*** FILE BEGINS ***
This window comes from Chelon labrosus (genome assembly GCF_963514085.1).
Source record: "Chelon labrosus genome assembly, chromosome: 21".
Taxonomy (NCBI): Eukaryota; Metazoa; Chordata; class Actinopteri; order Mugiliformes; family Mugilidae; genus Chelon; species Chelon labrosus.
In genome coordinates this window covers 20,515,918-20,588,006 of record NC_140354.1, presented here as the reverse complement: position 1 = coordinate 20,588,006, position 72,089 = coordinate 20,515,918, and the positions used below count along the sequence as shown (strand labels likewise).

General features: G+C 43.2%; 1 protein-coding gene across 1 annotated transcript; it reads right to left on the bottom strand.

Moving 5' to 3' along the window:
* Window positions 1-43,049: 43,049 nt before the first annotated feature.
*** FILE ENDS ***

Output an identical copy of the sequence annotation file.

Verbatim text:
This window comes from Chelon labrosus (genome assembly GCF_963514085.1).
Source record: "Chelon labrosus genome assembly, chromosome: 21".
Taxonomy (NCBI): Eukaryota; Metazoa; Chordata; class Actinopteri; order Mugiliformes; family Mugilidae; genus Chelon; species Chelon labrosus.
In genome coordinates this window covers 20,515,918-20,588,006 of record NC_140354.1, presented here as the reverse complement: position 1 = coordinate 20,588,006, position 72,089 = coordinate 20,515,918, and the positions used below count along the sequence as shown (strand labels likewise).

General features: G+C 43.2%; 1 protein-coding gene across 1 annotated transcript; it reads right to left on the bottom strand.

Moving 5' to 3' along the window:
* Window positions 1-43,049: 43,049 nt before the first annotated feature.